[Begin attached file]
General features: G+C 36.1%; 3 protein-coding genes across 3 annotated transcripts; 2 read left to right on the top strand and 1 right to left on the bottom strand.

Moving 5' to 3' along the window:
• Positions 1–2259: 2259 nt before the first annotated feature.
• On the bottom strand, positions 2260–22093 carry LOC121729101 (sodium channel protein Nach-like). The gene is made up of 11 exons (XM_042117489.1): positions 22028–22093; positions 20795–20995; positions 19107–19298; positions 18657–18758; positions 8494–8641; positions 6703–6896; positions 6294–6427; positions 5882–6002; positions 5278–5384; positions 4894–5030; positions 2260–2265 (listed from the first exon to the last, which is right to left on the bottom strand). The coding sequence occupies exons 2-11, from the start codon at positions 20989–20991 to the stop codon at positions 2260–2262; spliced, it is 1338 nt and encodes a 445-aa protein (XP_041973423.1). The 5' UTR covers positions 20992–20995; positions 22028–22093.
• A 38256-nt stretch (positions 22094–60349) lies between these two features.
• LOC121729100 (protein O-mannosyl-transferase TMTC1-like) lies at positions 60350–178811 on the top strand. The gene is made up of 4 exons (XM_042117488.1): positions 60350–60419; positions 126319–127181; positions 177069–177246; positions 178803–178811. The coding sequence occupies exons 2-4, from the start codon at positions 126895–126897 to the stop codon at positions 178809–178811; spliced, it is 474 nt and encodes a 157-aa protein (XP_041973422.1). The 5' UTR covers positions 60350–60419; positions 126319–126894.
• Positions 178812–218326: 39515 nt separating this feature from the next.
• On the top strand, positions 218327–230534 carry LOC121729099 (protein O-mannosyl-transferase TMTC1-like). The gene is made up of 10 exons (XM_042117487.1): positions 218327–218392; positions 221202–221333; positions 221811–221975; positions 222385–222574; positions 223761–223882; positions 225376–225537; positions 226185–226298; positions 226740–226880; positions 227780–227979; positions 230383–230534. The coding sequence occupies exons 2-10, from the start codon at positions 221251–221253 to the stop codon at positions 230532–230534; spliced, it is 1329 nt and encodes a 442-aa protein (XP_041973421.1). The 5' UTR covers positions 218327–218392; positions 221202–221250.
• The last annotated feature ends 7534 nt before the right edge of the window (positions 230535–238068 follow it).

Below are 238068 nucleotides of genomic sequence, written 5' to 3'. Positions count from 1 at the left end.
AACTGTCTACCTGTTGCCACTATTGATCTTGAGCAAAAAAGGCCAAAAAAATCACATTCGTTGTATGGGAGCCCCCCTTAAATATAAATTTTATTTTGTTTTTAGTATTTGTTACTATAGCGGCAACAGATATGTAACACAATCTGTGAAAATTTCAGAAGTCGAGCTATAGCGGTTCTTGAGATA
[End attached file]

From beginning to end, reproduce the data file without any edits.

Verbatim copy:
General features: G+C 36.1%; 3 protein-coding genes across 3 annotated transcripts; 2 read left to right on the top strand and 1 right to left on the bottom strand.

Moving 5' to 3' along the window:
• Positions 1–2259: 2259 nt before the first annotated feature.
• On the bottom strand, positions 2260–22093 carry LOC121729101 (sodium channel protein Nach-like). The gene is made up of 11 exons (XM_042117489.1): positions 22028–22093; positions 20795–20995; positions 19107–19298; positions 18657–18758; positions 8494–8641; positions 6703–6896; positions 6294–6427; positions 5882–6002; positions 5278–5384; positions 4894–5030; positions 2260–2265 (listed from the first exon to the last, which is right to left on the bottom strand). The coding sequence occupies exons 2-11, from the start codon at positions 20989–20991 to the stop codon at positions 2260–2262; spliced, it is 1338 nt and encodes a 445-aa protein (XP_041973423.1). The 5' UTR covers positions 20992–20995; positions 22028–22093.
• A 38256-nt stretch (positions 22094–60349) lies between these two features.
• LOC121729100 (protein O-mannosyl-transferase TMTC1-like) lies at positions 60350–178811 on the top strand. The gene is made up of 4 exons (XM_042117488.1): positions 60350–60419; positions 126319–127181; positions 177069–177246; positions 178803–178811. The coding sequence occupies exons 2-4, from the start codon at positions 126895–126897 to the stop codon at positions 178809–178811; spliced, it is 474 nt and encodes a 157-aa protein (XP_041973422.1). The 5' UTR covers positions 60350–60419; positions 126319–126894.
• Positions 178812–218326: 39515 nt separating this feature from the next.
• On the top strand, positions 218327–230534 carry LOC121729099 (protein O-mannosyl-transferase TMTC1-like). The gene is made up of 10 exons (XM_042117487.1): positions 218327–218392; positions 221202–221333; positions 221811–221975; positions 222385–222574; positions 223761–223882; positions 225376–225537; positions 226185–226298; positions 226740–226880; positions 227780–227979; positions 230383–230534. The coding sequence occupies exons 2-10, from the start codon at positions 221251–221253 to the stop codon at positions 230532–230534; spliced, it is 1329 nt and encodes a 442-aa protein (XP_041973421.1). The 5' UTR covers positions 218327–218392; positions 221202–221250.
• The last annotated feature ends 7534 nt before the right edge of the window (positions 230535–238068 follow it).

Below are 238068 nucleotides of genomic sequence, written 5' to 3'. Positions count from 1 at the left end.
AACTGTCTACCTGTTGCCACTATTGATCTTGAGCAAAAAAGGCCAAAAAAATCACATTCGTTGTATGGGAGCCCCCCTTAAATATAAATTTTATTTTGTTTTTAGTATTTGTTACTATAGCGGCAACAGATATGTAACACAATCTGTGAAAATTTCAGAAGTCGAGCTATAGCGGTTCTTGAGATA